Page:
4. The London Gazette: (Supplement) no. 36120. p. 3521. 3 August 1943. Retrieved 14 October 2014.
  5. The London Gazette: (Supplement) no. 34955. p. 5763. 27 September 1940. Retrieved 14 October 2014.
  6. The London Gazette: (Supplement) no. 37213. p. 4044. 7 August 1945. Retrieved 14 October 2014.
  7. The London Gazette: (Supplement) no. 37340. p. 5434. 6 November 1945. Retrieved 14 October 2014.
  8. The London Gazette: no. 29936. p. 1440. 9 February 1917. Retrieved 14 October 2014.
  9. The London Gazette: no. 31145. p. 1338. 24 January 1919. Retrieved 14 October 2014.
  10. The London Gazette: no. 30645. p. 4864. 19 April 1918. Retrieved 14 October 2014.
  11. The London Gazette: no. 30813. p. 8744. 23 July 1918. Retrieved 14 October 2014.
  12. The London Gazette: (Supplement) no. 32164. p. 12371. 14 December 1920. Retrieved 14 October 2014.
  13. The London Gazette: (Supplement) no. 32599. p. 1050. 3 February 1922. Retrieved 14 October 2014.
  14. The London Gazette: no. 32858. p. 5907. 31 August 1923. Retrieved 14 October 2014.
  15. The London Gazette: (Supplement) no. 33844. p. 4470. 8 July 1932. Retrieved 14 October 2014.
  16. The London Gazette: no. 34042. p. 2469. 17 April 1934. Retrieved 14 October 2014.
  17. The London Gazette: no. 34480. p. 809. 8 February 1938. Retrieved 14 October 2014.
  18. The London Gazette: no. 33088. p. 6276. 29 September 1925. Retrieved 14 October 2014.
  19. The London Gazette: no. 33518. p. 4766. 19 July 1929. Retrieved 14 October 2014.
  20. The London Gazette: no. 34120. p. 62. 1 January 1935. Retrieved 14 October 2014.
  21. The London Gazette: no. 34301. p. 4228. 3 July 1936. Retrieved 14 October 2014.
  22. The London Gazette: no. 34481. p. 900. 11 February 1938. Retrieved 14 October 2014.
  23. The London Gazette: no. 34542. p. 5289. 16 August 1938. Retrieved 14 October 2014.
  24. The London Gazette: (Supplement) no. 34965. p. 5949. 8 October 1940. Retrieved 14 October 2014.
  25. 25.0 25.1 Mead 2007, p. 106. Cite error: Invalid <ref> tag; name "FOOTNOTEMead2007106" defined multiple times with different content
  26. Army Commands, p. 137
  27. The London Gazette: (Supplement) no. 35513. p. 1549. 3 April 1942. Retrieved 14 October 2014.
  28. Army Commands, p. 136
  29. 29.0 29.1 29.2 Mead 2007, p. 107.
  30. 30.0 30.1 Mead 2007, p. 109.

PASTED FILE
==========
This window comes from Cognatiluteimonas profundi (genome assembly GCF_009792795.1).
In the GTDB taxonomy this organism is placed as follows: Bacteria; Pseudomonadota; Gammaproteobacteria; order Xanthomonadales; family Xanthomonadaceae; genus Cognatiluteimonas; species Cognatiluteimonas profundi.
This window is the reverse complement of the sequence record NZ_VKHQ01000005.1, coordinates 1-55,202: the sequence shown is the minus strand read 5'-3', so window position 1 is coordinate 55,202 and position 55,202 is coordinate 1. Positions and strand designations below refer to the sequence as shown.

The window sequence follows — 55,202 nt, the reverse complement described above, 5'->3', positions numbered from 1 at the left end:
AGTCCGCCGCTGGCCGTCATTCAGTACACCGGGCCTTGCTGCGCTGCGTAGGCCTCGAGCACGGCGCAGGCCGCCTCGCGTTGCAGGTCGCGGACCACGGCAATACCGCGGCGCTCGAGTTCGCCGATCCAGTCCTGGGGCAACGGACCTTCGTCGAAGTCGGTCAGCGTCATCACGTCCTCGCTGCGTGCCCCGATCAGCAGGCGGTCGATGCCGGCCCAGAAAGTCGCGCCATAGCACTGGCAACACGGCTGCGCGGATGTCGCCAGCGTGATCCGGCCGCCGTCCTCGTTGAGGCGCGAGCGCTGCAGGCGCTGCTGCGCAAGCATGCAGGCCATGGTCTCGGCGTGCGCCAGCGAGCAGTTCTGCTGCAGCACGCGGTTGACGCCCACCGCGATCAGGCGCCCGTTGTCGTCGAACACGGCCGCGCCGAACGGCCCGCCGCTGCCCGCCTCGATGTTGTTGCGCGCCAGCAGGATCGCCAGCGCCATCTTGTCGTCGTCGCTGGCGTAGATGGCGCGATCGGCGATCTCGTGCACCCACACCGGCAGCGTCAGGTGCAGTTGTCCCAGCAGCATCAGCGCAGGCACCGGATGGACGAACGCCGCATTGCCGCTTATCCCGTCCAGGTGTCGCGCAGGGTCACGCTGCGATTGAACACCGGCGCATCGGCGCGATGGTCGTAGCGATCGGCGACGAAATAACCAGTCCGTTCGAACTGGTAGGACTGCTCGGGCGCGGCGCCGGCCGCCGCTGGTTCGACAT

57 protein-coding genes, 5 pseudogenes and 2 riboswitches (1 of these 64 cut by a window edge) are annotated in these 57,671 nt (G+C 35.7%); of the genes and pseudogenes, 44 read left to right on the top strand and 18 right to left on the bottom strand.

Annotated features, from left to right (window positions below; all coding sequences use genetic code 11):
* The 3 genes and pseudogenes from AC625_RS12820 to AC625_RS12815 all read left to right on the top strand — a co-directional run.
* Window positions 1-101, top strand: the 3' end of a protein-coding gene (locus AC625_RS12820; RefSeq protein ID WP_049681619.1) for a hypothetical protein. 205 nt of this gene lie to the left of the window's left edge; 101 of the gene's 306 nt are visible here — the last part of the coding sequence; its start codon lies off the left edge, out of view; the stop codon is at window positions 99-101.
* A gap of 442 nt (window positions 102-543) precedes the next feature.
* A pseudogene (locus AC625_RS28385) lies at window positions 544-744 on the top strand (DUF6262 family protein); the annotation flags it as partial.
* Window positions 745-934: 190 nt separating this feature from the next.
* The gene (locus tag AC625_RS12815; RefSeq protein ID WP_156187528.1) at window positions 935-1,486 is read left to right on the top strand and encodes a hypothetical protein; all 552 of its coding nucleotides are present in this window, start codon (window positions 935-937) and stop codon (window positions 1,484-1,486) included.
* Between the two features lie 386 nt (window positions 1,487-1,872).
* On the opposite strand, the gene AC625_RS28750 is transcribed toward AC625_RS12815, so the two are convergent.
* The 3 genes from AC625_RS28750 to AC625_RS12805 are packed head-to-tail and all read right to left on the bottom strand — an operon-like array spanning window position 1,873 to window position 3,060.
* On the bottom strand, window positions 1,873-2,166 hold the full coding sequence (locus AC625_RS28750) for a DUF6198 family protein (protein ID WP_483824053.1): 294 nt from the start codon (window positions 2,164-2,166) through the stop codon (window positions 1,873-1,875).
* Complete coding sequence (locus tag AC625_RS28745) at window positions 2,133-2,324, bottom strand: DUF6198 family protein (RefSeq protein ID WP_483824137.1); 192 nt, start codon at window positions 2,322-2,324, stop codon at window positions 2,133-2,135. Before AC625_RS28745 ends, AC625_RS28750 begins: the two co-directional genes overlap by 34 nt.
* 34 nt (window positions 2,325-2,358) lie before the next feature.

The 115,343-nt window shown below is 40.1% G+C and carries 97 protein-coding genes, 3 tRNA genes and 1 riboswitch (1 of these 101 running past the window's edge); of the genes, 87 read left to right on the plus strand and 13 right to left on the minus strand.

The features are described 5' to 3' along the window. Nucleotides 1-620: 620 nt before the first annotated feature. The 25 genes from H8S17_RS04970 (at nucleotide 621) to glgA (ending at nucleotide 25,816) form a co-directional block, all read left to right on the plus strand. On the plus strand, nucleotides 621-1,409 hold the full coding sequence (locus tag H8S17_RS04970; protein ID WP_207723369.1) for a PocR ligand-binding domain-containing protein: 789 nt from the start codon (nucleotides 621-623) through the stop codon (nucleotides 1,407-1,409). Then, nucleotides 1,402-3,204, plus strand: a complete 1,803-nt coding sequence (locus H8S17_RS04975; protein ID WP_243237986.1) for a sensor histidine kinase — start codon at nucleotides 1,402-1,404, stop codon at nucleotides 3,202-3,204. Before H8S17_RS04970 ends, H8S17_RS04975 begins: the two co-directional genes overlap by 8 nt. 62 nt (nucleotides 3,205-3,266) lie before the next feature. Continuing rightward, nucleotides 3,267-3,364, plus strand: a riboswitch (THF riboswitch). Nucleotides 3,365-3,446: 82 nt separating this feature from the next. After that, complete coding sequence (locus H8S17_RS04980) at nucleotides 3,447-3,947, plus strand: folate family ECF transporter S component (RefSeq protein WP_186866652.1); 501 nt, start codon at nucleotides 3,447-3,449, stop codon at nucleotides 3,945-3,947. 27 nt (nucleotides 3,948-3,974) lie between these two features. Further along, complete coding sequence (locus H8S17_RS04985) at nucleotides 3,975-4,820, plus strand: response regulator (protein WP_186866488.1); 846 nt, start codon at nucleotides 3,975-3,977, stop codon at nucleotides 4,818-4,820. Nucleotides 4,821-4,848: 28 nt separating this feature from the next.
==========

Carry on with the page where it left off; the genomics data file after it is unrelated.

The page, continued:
31. Delaney p. 203
  32. 32.0 32.1 Documents Relating to New Zealand's Participation in the Second World War 1939–45
  33. The London Gazette: (Supplement) no. 39022. p. 4737. 22 September 1950. Retrieved 14 October 2014.
  34. The London Gazette: (Supplement) no. 37332. p. 5323. 30 October 1945. Retrieved 14 October 2014.
  35. The London Gazette: (Supplement) no. 37901. p. 1151. 7 March 1947. Retrieved 14 October 2014.
  36. The London Gazette: (Supplement) no. 37853. p. 327. 14 January 1947. Retrieved 14 October 2014.
  37. Delaney pp.204–5
  38. The London Gazette: (Supplement) no. 38545. p. 987. 25 February 1949. Retrieved 14 October 2014.
  39. The London Gazette: (Supplement) no. 38762. p. 5465. 18 November 1949. Retrieved 14 October 2014.
  40. The London Gazette: no. 43056. p. 5993. 16 July 1963. Retrieved 14 October 2014.
  41. The London Gazette: no. 41284. p. 308. 14 January 1958. Retrieved 14 October 2014.


  • Delaney, Douglas E. (2011). Corps Commanders: Five British and Canadian Generals at War, 1939–45. Vancouver: UBC Press. ISBN 9780774820905.<templatestyles src="Module:Citation/CS1/styles.css"></templatestyles>
  • Delaney, Douglas (Autumn 2007). "A Quiet Man of Influence: General Sir John Crocker". Journal of the Society for Army Historical Research. 85: 185–207.<templatestyles src="Module:Citation/CS1/styles.css"></templatestyles>
  • Ford, Ken (2002). D-Day 1944. Osprey. ISBN 1841763683.<templatestyles src="Module:Citation/CS1/styles.css"></templatestyles>
  • Eisenhower, Dwight D. (1948). Crusade in Europe. ISBN 080185668X.<templatestyles src="Module:Citation/CS1/styles.css"></templatestyles>
  • Mead, Richard (2007). Churchill's Lions: A Biographical Guide to the Key British Generals of World War II. Stroud: Spellmount. ISBN 978-1-86227-431-0.<templatestyles src="Module:Citation/CS1/styles.css"></templatestyles>
  • Smart, Nick (2005). Biographical Dictionary of British Generals of the Second World War. Barnesley: Pen & Sword. ISBN 1844150496.<templatestyles src="Module:Citation/CS1/styles.css"></templatestyles>

External links

Military offices
Preceded by
New Post
GOC 6th Armoured Division
September 1940 – October 1941
Succeeded by
Herbert Lumsden
Preceded by
Noel Irwin
GOC XI Corps
March 1942 – September 1942
Succeeded by
Gerard Bucknall
Preceded by
Francis Nosworthy
GOC IX Corps
September 1942 – May 1943
Succeeded by
Brian Horrocks
Preceded by
Gerard Bucknall
GOC I Corps
Succeeded by
Sir Sidney Kirkman
Preceded by
Sir Sidney Kirkman
GOC-in-C Southern Command
Succeeded by
Sir John Harding
Preceded by
Sir Miles Dempsey
C-in-C Middle East Land Forces
Succeeded by
Sir Brian Robertson
Preceded by
Sir James Steele
Adjutant General
Succeeded by
Sir Cameron Nicholson
Honorary titles
Preceded by
Frederick Handley Page
Lord Lieutenant of Middlesex
Succeeded by
Gerard Bucknall